Contemporary health policy is shifting towards remotely delivered care. A growing need to provide effective and accessible services, with maximal population reach has stimulated demand for flexible and efficient service models. The implementation of evidence-based practice has been slow, leaving many services ill equipped to respond to requests for non-face-to-face delivery. To address this translation gap, and provide empirically derived evidence to support large-scale practice change, our study aimed to explore practitioners’ perspectives of the factors that enhance the delivery of a NICE-recommended psychological intervention, i.e. guided self-help by telephone (GSH-T), in routine care. We used the Theoretical Domains Framework (TDF) to analyse our data, identify essential behaviour change processes and encourage the successful implementation of remote working in clinical practice.
Thirty-four psychological wellbeing practitioners (PWPs) from the UK NHS Improving Access to Psychological Therapies (IAPT) services were interviewed. Data were first analysed inductively, with codes cross-matched deductively to the TDF.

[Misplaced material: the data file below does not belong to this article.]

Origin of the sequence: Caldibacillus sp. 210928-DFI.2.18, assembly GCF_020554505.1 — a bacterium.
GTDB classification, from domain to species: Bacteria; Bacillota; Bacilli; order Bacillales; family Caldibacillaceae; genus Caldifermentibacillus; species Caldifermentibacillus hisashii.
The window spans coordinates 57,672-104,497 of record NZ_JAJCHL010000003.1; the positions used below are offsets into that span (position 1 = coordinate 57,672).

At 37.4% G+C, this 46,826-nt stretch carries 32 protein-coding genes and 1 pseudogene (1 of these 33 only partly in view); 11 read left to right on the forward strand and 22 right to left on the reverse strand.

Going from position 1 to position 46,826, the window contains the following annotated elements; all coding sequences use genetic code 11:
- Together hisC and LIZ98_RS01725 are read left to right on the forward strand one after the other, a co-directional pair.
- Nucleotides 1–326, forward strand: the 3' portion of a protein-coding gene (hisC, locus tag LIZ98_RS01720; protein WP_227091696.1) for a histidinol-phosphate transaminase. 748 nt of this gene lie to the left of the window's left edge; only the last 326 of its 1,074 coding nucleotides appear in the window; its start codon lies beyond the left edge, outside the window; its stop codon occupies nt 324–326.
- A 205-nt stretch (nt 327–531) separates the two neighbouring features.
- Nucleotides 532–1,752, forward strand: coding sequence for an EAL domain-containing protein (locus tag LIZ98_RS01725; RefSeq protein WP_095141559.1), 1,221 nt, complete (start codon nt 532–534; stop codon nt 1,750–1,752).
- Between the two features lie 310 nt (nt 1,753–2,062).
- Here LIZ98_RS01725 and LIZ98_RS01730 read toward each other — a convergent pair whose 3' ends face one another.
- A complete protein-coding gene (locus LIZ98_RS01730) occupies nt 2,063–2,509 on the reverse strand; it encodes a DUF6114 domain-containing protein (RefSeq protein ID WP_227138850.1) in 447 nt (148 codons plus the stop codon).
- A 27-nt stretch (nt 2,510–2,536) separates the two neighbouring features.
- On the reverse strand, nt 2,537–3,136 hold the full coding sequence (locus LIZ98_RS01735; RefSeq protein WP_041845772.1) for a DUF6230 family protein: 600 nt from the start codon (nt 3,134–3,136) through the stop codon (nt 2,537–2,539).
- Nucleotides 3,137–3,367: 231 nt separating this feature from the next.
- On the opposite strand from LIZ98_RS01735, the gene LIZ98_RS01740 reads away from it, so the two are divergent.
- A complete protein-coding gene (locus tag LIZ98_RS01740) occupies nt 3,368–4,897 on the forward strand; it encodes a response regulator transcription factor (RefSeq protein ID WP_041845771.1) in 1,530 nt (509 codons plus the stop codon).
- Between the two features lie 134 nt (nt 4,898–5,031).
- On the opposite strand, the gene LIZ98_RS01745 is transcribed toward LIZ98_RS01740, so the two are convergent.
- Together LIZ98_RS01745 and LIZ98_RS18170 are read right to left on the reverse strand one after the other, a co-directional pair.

Analysis identified barriers to the delivery, engagement and implementation of GSH-T, within eight domains from the TDF: (i) Deficits in practitioner knowledge, (ii) Sub-optimal practitioner telephone skills, (iii) Practitioners’ lack of beliefs in telephone capabilities and self-confidence, (iv) Practitioners’ negative beliefs about consequences, (v) Negative emotions, (vi) Professional role expectations (vii) Negative social influences, and (viii) Challenges in the environmental context and resources. A degree of interdependence was observed between the TDF domains, such that improvements in one domain were often reported to confer secondary advantages in another.
Multiple TDF domains emerge as relevant to improve delivery of GSH-T; and these domains are theoretically and practically interlinked. A multicomponent approach is recommended to facilitate the shift from in-person to telephone-based service delivery models, and prompt behaviour change at practitioner, patient and service levels. At a minimum, the development of practitioners’ telephone skills, an increase in clients’ awareness of telephone-based treatment, dilution of negative preconceptions about telephone treatment, and robust service level guidance and standards for implementation are required. This is the first study that provides clear direction on how to improve telephone delivery and optimise implementation, aligning with current mental health policy and service improvement.